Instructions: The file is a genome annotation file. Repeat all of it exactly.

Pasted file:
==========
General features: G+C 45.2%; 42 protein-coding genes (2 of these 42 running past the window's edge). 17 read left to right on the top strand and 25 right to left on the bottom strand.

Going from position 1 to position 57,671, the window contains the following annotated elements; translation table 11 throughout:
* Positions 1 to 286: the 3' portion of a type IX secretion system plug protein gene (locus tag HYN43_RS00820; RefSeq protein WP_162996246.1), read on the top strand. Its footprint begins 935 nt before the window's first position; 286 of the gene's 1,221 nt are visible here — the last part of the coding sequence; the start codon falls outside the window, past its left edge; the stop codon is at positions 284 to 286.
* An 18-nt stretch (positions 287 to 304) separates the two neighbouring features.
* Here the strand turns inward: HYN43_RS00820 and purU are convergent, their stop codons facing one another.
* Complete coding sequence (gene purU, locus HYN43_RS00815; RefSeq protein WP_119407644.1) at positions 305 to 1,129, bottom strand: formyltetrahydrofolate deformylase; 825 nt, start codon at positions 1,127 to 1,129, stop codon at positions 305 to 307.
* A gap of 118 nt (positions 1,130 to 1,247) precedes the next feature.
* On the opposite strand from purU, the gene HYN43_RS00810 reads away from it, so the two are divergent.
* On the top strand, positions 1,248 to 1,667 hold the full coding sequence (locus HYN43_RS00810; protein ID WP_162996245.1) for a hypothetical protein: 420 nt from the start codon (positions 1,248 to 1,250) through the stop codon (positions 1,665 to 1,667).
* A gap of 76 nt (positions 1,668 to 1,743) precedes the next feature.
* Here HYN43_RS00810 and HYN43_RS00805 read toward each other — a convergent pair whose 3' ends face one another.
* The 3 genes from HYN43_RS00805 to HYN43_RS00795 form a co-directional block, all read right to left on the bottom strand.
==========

General features: G+C 45.2%; 42 protein-coding genes (2 of these 42 running past the window's edge). 17 read left to right on the top strand and 25 right to left on the bottom strand.

Going from position 1 to position 57,671, the window contains the following annotated elements; translation table 11 throughout:
* Positions 1 to 286: the 3' portion of a type IX secretion system plug protein gene (locus tag HYN43_RS00820; RefSeq protein WP_162996246.1), read on the top strand. Its footprint begins 935 nt before the window's first position; 286 of the gene's 1,221 nt are visible here — the last part of the coding sequence; the start codon falls outside the window, past its left edge; the stop codon is at positions 284 to 286.
* An 18-nt stretch (positions 287 to 304) separates the two neighbouring features.
* Here the strand turns inward: HYN43_RS00820 and purU are convergent, their stop codons facing one another.
* Complete coding sequence (gene purU, locus HYN43_RS00815; RefSeq protein WP_119407644.1) at positions 305 to 1,129, bottom strand: formyltetrahydrofolate deformylase; 825 nt, start codon at positions 1,127 to 1,129, stop codon at positions 305 to 307.
* A gap of 118 nt (positions 1,130 to 1,247) precedes the next feature.
* On the opposite strand from purU, the gene HYN43_RS00810 reads away from it, so the two are divergent.
* On the top strand, positions 1,248 to 1,667 hold the full coding sequence (locus HYN43_RS00810; protein ID WP_162996245.1) for a hypothetical protein: 420 nt from the start codon (positions 1,248 to 1,250) through the stop codon (positions 1,665 to 1,667).
* A gap of 76 nt (positions 1,668 to 1,743) precedes the next feature.
* Here HYN43_RS00810 and HYN43_RS00805 read toward each other — a convergent pair whose 3' ends face one another.
* The 3 genes from HYN43_RS00805 to HYN43_RS00795 form a co-directional block, all read right to left on the bottom strand.